Sheriff John H. Brown told the county commissioners yesterday that he needs nine additional deputies immediately to staff the work release program, the home detention program and inmate security at the Carroll County Detention Center.
NTC The sheriff, speaking at the scheduled quarterly meeting with the commissioners, said the jail population reached 112 yesterday, which actually exceeds the capacity of the 120-bed detention center.
He said that seven of the empty cells are in the women's section and not available for men.
Several other cells are in the isolation section and cannot be used by the general population, Mr. Brown added.
The sheriff said he wants more deputies to decrease the overtime accumulated by the present staff of correctional officers, who become "burned out" after pulling double shifts several days a week in some cases.
In addition, 24 more deputies will be needed when an 80-bed addition to the jail is built.
Bids for construction have not yet been sought, but the commissioners were asked to expedite the process so that work can begin before hard frosts set in.
But Robert A. "Max" Bair, the commissioners' administrative assistant, said advertising for bids likely would not come till later, with construction to begin in the spring.
Mr. Brown described the jail population as dangerous with fights and assaults on the increase as more crack and cocaine comes into the county.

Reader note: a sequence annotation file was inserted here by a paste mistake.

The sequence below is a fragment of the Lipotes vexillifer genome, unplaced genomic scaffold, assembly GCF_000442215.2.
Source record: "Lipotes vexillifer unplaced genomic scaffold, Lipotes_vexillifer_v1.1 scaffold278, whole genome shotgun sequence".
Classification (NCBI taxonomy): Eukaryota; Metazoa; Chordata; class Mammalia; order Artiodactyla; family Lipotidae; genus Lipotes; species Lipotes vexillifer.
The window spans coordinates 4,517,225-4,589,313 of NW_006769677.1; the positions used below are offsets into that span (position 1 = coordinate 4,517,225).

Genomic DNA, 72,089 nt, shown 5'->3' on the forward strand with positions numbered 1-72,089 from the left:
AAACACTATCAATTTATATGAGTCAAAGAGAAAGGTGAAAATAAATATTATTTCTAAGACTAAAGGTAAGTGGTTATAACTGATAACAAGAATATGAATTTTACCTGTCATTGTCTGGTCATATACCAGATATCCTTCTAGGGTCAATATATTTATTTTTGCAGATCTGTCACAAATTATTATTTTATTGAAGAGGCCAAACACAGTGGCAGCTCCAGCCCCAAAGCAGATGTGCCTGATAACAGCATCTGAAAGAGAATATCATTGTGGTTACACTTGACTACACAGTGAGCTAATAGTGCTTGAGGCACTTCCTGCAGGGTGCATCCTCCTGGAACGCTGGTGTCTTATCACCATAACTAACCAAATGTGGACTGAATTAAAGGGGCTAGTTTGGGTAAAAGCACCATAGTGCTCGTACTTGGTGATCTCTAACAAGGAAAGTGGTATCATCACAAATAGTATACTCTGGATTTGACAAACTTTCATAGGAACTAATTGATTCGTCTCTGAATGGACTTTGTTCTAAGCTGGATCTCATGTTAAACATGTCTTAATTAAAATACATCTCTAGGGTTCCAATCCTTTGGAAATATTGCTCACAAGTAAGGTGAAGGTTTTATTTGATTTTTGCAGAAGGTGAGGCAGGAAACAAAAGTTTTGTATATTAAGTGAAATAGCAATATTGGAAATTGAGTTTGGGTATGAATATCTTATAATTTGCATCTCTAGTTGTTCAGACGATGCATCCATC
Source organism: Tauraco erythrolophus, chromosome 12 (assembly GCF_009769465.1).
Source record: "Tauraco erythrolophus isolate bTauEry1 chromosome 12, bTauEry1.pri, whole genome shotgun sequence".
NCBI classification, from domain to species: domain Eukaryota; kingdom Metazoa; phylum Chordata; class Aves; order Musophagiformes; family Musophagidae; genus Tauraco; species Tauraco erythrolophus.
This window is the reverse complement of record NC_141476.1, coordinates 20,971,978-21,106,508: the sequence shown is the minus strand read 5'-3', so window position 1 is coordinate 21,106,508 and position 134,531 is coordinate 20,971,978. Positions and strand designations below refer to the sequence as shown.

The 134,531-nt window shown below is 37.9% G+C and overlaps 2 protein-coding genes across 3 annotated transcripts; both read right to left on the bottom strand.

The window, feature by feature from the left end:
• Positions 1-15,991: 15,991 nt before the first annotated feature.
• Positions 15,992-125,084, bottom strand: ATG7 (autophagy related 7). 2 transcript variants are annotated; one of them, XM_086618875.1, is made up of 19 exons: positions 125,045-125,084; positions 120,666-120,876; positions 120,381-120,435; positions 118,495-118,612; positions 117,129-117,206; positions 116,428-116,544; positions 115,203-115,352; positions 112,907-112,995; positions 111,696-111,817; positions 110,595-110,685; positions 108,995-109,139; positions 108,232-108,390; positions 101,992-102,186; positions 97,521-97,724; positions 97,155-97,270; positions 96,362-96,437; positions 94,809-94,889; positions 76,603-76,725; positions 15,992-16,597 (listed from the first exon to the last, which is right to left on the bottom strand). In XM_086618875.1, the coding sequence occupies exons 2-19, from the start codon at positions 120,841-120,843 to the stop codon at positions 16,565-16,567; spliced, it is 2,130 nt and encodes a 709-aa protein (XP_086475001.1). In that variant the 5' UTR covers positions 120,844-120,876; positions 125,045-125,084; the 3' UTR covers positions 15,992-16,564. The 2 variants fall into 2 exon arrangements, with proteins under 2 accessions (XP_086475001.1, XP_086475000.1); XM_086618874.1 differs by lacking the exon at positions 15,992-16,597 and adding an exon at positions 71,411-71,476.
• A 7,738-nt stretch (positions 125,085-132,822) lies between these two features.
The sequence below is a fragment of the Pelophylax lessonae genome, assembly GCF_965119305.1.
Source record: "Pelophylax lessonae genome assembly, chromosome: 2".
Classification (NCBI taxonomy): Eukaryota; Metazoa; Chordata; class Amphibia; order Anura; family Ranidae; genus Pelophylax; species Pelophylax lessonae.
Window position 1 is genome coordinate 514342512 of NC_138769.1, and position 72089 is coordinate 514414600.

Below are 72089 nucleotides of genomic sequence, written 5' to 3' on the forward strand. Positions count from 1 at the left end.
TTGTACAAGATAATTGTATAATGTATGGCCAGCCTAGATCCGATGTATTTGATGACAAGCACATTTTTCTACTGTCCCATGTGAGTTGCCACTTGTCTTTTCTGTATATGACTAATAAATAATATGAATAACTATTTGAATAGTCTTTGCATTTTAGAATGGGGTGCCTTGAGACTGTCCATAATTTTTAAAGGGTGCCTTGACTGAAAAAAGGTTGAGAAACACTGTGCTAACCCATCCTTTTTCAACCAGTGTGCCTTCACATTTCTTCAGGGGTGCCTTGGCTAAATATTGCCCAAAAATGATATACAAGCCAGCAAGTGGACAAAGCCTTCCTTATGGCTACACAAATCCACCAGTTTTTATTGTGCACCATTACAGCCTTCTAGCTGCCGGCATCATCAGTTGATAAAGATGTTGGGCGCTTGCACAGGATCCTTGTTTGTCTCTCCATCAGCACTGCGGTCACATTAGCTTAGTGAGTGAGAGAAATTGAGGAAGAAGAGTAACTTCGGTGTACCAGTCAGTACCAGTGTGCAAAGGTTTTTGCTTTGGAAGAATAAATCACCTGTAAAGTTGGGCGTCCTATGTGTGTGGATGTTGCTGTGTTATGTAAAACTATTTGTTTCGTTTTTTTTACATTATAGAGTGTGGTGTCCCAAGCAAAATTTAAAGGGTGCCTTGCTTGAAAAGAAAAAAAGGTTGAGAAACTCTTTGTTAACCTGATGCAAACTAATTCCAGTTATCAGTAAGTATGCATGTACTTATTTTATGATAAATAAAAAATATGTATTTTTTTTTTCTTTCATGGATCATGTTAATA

He said that the state's recommended ratio is one correctional officer for every 15 inmates but that the ratio at the detention center is sometimes one for 25.
Mr. Brown said that more than $250,000 has been generated at the detention center, an increase of 57 percent over the previous year.
Much of this money, which was returned to the county, comes from fees charged to serve court summons, fees charged inmates on work release programs -- $10 a day --and per diem fees -- $154,465 -- received from the state, he said.
Other income comes from the commissary ($14,410) and the pay phone ($6,012) and more than $10,748 collected for inmate medical expenses.
While the jail can never be self-sustaining, the sheriff said he could generate more than $4,000 a day by housing federal prisoners in the planned addition.
That would decrease, as inmates awaiting trial or serving sentences imposed in Carroll County begin using the cells, he said.